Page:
Chi Square Test
Any statistical test that uses the chi square distribution can be called chi square test. It is applicable both for large and small samplesdepending on the context.
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 1Statistical Hypothesis Testing
 2Relationships
 3Correlation
 4Regression
 5Studentâ€™s TTest
 6ANOVA
 7Nonparametric Statistics
 8Other Ways to Analyse Data
For example suppose a person wants to test the hypothesis that success rate in a particular English test is similar for indigenous and immigrant students.
If we take random sample of say size 80 students and measure both indigenous/immigrant as well as success/failure status of each of the student, the chi square test can be applied to test the hypothesis.
There are different types of chi square test each for different purpose. Some of the popular types are outlined below.
Tests for Different Purposes

Chi square test for testing goodness of fit is used to decide whether there is any difference between the observed (experimental) value and the expected (theoretical) value.
For example given a sample, we may like to test if it has been drawn from a normal population. This can be tested using chi square goodness of fit procedure.

Chi square test for independence of two attributes. Suppose N observations are considered and classified according two characteristics say A and B. We may be interested to test whether the two characteristics are independent. In such a case, we can use Chi square test for independence of two attributes.
The example considered above testing for independence of success in the English test vis a vis immigrant status is a case fit for analysis using this test.

Chi square test for single variance is used to test a hypothesis on a specific value of the population variance. Statistically speaking, we test the null hypothesis H0: σ = σ0 against the research hypothesis H1: σ # σ0 where σ is the population mean and σ0 is a specific value of the population variance that we would like to test for acceptance.
In other words, this test enables us to test if the given sample has been drawn from a population with specific variance σ0. This is a small sample test to be used only if sample size is less than 30 in general.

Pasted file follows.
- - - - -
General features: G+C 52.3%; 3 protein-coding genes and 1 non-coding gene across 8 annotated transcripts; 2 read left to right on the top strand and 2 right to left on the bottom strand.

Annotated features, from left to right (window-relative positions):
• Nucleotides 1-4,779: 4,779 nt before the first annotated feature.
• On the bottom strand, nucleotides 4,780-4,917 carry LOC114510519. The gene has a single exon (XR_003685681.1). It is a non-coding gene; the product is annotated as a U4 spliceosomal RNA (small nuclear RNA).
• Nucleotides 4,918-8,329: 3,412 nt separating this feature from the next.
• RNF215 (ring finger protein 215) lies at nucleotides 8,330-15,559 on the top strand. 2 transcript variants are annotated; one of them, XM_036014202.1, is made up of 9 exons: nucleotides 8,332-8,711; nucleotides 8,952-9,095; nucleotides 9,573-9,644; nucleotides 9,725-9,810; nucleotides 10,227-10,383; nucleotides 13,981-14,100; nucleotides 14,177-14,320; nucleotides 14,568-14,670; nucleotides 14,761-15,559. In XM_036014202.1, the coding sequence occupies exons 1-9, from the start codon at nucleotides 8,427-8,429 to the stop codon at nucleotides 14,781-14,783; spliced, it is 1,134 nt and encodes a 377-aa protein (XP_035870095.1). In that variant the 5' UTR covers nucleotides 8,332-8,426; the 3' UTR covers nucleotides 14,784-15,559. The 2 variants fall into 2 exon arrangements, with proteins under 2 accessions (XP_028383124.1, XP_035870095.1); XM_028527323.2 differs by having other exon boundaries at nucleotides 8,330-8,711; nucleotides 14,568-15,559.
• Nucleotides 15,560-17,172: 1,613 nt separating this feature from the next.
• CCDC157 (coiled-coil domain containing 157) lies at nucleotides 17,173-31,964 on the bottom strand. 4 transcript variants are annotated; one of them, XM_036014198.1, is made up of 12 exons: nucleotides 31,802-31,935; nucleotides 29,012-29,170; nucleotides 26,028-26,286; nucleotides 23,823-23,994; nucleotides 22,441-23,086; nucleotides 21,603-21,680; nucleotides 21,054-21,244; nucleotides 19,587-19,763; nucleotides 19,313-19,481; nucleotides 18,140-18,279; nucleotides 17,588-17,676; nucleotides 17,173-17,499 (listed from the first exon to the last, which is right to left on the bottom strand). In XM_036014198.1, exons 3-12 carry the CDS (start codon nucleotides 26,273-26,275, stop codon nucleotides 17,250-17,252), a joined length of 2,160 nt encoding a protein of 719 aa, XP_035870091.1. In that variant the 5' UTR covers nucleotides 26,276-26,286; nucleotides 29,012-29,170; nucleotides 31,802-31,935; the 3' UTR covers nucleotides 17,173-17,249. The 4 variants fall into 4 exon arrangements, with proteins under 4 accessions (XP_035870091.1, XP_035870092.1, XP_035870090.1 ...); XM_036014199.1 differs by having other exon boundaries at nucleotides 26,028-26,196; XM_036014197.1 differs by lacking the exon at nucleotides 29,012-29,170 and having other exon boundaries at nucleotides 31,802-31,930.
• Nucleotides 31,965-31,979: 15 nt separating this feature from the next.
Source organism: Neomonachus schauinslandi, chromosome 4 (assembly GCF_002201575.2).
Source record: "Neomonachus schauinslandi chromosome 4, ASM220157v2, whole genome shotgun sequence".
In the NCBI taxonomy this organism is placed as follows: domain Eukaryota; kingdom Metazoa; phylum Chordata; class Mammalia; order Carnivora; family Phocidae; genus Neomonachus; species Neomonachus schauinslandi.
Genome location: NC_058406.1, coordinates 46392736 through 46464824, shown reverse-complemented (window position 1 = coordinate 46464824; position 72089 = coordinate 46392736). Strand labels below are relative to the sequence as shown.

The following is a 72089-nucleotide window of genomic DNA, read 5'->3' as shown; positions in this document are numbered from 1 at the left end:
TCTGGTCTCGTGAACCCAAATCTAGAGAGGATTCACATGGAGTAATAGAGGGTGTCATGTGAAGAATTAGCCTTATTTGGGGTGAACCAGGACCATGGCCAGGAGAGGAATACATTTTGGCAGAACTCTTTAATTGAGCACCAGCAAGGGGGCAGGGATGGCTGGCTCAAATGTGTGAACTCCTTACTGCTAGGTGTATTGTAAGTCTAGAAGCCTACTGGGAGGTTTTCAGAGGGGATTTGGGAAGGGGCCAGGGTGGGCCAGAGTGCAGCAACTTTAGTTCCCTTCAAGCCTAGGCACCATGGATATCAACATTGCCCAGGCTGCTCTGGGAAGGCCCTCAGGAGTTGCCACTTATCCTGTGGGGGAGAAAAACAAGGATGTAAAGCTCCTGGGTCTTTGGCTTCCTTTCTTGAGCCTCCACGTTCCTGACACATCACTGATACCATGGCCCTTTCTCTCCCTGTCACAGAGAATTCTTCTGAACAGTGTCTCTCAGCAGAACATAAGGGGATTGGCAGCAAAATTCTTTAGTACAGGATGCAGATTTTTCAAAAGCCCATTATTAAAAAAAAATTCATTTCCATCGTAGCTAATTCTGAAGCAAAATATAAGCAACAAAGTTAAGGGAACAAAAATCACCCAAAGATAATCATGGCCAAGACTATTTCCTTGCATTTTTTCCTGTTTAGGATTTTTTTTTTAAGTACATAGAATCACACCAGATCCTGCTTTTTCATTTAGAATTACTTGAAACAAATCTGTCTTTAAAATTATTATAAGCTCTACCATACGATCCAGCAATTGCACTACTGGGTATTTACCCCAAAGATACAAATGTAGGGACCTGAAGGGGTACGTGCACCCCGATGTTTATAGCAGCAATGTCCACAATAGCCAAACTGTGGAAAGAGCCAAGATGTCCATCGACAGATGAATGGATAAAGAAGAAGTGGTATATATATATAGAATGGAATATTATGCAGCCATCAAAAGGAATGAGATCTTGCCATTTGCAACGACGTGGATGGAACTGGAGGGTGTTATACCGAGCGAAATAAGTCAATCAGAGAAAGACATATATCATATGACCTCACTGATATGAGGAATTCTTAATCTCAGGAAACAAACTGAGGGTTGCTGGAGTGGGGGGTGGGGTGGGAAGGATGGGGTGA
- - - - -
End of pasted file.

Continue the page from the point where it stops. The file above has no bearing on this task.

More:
Assumptions
The Chi square test for single variance has an assumption that the population from which the sample has been is normal. This normality assumption need not hold for chi square goodness of fit test and test for independence of attributes.
However while implementing these two tests, one has to ensure that expected frequency in any cell is not less than 5. If it is so, then it has to be pooled with the preceding or succeeding cell so that expected frequency of the pooled cell is at least 5.
Non Parametric and Distribution Free
It has to be noted that the Chi square goodness of fit test and test for independence of attributes depend only on the set of observed and expected frequencies and degrees of freedom. These two tests do not need any assumption regarding distribution of the parent population from which the samples are taken.
Since these tests do not involve any population parameters or characteristics, they are also termed as non parametric or distribution free tests. An additional important fact on these two tests is they are sample size independent and can be used for any sample size as long as the assumption on minimum expected cell frequency is met.
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Explorable.com (Sep 24, 2009). Chi Square Test. Retrieved Apr 22, 2019 from Explorable.com: https://explorable.com/chisquaretest
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